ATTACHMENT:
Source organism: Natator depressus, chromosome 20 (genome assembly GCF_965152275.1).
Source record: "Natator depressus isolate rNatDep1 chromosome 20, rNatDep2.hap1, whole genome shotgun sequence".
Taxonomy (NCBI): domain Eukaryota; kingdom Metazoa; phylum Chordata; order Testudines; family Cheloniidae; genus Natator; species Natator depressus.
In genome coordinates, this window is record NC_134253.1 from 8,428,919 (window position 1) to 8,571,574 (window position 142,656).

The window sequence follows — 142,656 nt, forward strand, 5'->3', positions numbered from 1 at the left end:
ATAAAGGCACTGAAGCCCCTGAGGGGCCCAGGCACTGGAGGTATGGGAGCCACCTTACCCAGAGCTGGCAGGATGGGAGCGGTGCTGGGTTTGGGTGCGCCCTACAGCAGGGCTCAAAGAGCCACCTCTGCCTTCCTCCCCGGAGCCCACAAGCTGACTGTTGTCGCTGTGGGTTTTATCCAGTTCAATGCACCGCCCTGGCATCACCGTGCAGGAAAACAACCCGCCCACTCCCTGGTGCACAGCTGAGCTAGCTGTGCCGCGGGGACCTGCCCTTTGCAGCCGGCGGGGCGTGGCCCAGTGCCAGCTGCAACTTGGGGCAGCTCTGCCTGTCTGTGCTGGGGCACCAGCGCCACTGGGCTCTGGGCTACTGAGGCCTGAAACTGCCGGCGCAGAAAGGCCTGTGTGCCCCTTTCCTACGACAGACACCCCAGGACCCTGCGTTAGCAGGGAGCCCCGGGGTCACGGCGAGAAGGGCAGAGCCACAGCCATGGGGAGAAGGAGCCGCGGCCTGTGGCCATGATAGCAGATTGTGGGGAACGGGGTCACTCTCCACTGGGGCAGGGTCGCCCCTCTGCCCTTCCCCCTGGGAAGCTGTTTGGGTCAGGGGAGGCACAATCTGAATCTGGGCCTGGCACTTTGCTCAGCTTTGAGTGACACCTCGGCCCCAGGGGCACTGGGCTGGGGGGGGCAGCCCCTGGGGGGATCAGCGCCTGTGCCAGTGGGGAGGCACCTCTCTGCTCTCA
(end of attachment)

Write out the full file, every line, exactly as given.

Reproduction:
Source organism: Natator depressus, chromosome 20 (genome assembly GCF_965152275.1).
Source record: "Natator depressus isolate rNatDep1 chromosome 20, rNatDep2.hap1, whole genome shotgun sequence".
Taxonomy (NCBI): domain Eukaryota; kingdom Metazoa; phylum Chordata; order Testudines; family Cheloniidae; genus Natator; species Natator depressus.
In genome coordinates, this window is record NC_134253.1 from 8,428,919 (window position 1) to 8,571,574 (window position 142,656).

The window sequence follows — 142,656 nt, forward strand, 5'->3', positions numbered from 1 at the left end:
ATAAAGGCACTGAAGCCCCTGAGGGGCCCAGGCACTGGAGGTATGGGAGCCACCTTACCCAGAGCTGGCAGGATGGGAGCGGTGCTGGGTTTGGGTGCGCCCTACAGCAGGGCTCAAAGAGCCACCTCTGCCTTCCTCCCCGGAGCCCACAAGCTGACTGTTGTCGCTGTGGGTTTTATCCAGTTCAATGCACCGCCCTGGCATCACCGTGCAGGAAAACAACCCGCCCACTCCCTGGTGCACAGCTGAGCTAGCTGTGCCGCGGGGACCTGCCCTTTGCAGCCGGCGGGGCGTGGCCCAGTGCCAGCTGCAACTTGGGGCAGCTCTGCCTGTCTGTGCTGGGGCACCAGCGCCACTGGGCTCTGGGCTACTGAGGCCTGAAACTGCCGGCGCAGAAAGGCCTGTGTGCCCCTTTCCTACGACAGACACCCCAGGACCCTGCGTTAGCAGGGAGCCCCGGGGTCACGGCGAGAAGGGCAGAGCCACAGCCATGGGGAGAAGGAGCCGCGGCCTGTGGCCATGATAGCAGATTGTGGGGAACGGGGTCACTCTCCACTGGGGCAGGGTCGCCCCTCTGCCCTTCCCCCTGGGAAGCTGTTTGGGTCAGGGGAGGCACAATCTGAATCTGGGCCTGGCACTTTGCTCAGCTTTGAGTGACACCTCGGCCCCAGGGGCACTGGGCTGGGGGGGGCAGCCCCTGGGGGGATCAGCGCCTGTGCCAGTGGGGAGGCACCTCTCTGCTCTCA